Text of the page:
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Does Adderall Addiction Lead to Other Drugs?

Lately, prescription opioid painkillers have gotten a lot of attention, and with good reason. Opioid painkillers are addictive and addiction to painkillers often leads to an addiction to heroin. A less discussed but more frequently abused prescription drug is Adderall.

Adderall is sometimes prescribed for sleep disorders like narcolepsy, but is most commonly prescribed–and, many believe, over-prescribed–for ADHD. Adderall is prescribed for ADHD because it is essentially a long-acting amphetamine that improves concentration in people whose minds incessantly jump from one thing to another.

Adderall is easy to get. Most people who have abused Adderall have gotten it from a friend, family member, or classmate. Hardly anyone buys it from a dealer and so it has none of the stigma of an illicit drug.

Unfortunately, Adderall is addictive. With regular use, whether as a study aid or just for fun, you can become physically dependent. You need more to experience the same effect. When you try to stop using it, withdrawal symptoms can include irritability, lethargy, anhedonia, depression, and a general inability to think clearly or function. It can be very hard to quit, especially if you feel like your grades and your entire future depend on you being constantly at your best.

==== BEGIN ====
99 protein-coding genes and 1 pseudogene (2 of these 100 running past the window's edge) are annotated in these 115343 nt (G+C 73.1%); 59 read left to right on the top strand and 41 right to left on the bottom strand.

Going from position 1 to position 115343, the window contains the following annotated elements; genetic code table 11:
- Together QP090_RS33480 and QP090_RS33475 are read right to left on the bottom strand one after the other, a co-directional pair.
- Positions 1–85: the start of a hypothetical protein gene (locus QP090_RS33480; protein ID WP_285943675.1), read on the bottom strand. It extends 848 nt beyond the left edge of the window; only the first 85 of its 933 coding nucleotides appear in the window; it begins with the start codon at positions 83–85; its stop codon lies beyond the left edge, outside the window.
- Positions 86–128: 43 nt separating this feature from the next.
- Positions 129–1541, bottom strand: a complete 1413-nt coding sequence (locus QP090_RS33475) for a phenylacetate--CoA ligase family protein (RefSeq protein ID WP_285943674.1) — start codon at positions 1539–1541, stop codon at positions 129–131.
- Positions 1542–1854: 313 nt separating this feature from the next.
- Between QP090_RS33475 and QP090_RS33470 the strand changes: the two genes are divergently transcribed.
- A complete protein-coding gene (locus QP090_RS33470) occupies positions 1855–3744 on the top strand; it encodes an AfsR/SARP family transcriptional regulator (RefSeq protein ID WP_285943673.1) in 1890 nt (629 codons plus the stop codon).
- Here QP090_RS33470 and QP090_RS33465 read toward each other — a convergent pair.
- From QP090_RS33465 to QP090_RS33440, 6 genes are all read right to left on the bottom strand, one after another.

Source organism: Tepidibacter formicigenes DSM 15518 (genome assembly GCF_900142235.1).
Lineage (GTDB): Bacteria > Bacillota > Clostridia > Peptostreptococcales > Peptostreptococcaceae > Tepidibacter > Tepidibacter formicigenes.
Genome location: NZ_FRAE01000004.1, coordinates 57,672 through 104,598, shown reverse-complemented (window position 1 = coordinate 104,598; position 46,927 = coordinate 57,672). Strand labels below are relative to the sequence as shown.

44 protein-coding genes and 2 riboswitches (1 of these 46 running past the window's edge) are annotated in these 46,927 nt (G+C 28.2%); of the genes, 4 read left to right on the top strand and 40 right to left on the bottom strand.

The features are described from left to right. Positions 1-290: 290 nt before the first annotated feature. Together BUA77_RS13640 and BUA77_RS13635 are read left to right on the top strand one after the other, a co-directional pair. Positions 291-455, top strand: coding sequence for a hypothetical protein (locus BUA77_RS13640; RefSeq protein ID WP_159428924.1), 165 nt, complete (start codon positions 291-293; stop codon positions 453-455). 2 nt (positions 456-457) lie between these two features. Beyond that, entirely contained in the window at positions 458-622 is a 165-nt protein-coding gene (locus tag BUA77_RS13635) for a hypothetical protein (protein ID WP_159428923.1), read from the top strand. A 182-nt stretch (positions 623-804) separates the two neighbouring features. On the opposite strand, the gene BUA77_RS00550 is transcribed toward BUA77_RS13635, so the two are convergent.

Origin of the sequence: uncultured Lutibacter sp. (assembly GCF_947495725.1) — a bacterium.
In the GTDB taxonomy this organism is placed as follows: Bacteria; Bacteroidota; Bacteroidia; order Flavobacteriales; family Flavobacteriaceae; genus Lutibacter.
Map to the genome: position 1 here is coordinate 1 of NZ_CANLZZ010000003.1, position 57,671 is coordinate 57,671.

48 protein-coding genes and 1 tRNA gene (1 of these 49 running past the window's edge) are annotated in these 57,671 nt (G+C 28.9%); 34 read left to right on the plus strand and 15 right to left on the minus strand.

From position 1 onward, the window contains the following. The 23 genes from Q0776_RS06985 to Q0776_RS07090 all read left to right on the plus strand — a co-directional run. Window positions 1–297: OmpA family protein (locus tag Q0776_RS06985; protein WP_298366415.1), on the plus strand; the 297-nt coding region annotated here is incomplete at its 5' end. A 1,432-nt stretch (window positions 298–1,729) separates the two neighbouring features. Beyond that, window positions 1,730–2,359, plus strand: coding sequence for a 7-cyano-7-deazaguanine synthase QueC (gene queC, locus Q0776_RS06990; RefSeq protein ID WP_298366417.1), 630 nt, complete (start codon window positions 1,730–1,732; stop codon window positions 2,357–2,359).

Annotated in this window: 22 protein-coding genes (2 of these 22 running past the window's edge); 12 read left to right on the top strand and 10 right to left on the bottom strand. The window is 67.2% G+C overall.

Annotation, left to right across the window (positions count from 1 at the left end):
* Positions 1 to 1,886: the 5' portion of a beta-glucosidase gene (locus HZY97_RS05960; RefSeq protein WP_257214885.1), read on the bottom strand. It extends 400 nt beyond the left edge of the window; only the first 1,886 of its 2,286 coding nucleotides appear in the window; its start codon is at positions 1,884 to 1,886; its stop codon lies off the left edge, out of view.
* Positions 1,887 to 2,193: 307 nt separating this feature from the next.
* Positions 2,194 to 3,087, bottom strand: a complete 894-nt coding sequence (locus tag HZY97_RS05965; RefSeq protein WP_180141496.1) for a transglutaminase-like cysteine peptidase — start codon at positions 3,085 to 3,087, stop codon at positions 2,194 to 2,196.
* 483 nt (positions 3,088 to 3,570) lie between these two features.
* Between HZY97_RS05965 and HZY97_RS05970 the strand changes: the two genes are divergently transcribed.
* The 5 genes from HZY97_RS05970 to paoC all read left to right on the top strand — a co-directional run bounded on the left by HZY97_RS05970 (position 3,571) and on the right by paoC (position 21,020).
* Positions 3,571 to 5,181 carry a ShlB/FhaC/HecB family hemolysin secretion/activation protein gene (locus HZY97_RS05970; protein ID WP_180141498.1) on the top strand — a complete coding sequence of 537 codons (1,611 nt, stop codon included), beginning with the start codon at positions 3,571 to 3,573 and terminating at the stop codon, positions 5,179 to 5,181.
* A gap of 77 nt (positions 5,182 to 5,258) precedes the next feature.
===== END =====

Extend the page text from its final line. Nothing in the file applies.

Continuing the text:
Adderall is an amphetamine similar to meth, often called its “cousin.” The effects of high doses of Adderall are often compared to meth or cocaine. People addicted to Adderall often try to get prescriptions by faking the symptoms of ADHD. This is sometimes an effective strategy, but people with ADHD typically remain at a steady dose, whereas Adderall addiction typically entails an escalating dose, something your doctor is not likely to accommodate.  

Adderall addicts may look elsewhere in desperation. A cheaper, more readily available alternative is meth. It has much of the same effect as Adderall with none of the paperwork. There are two main factors preventing the widespread abuse of Adderall from becoming widespread abuse of meth. The first is that there hasn’t been a broad crackdown on Adderall prescriptions as there has been with opioid painkillers, so Adderall is still relatively easy to get. As bad as Adderall addiction is, it doesn’t cause fatal overdose, although it can contribute to alcohol poisoning and prolonged use causes the same cardiovascular damage as other stimulants.

The second factor is that many people who abuse Adderall do so for a specific purpose, like getting through finals week. Winter break is a perfectly acceptable time to crash and level out, so students who use it two or three times during finals week don’t develop a strong dependence and have the luxury of recovery time.

Although addiction to Adderall and escalation to other drugs is rare compared to the escalation we commonly see in opioid painkillers, it does happen. If you or someone you love is struggling with addiction to Adderall or other stimulants, Gardens Wellness Center can help. Call us today at 844-828-1050 or email us at info@tgwcdetox.com.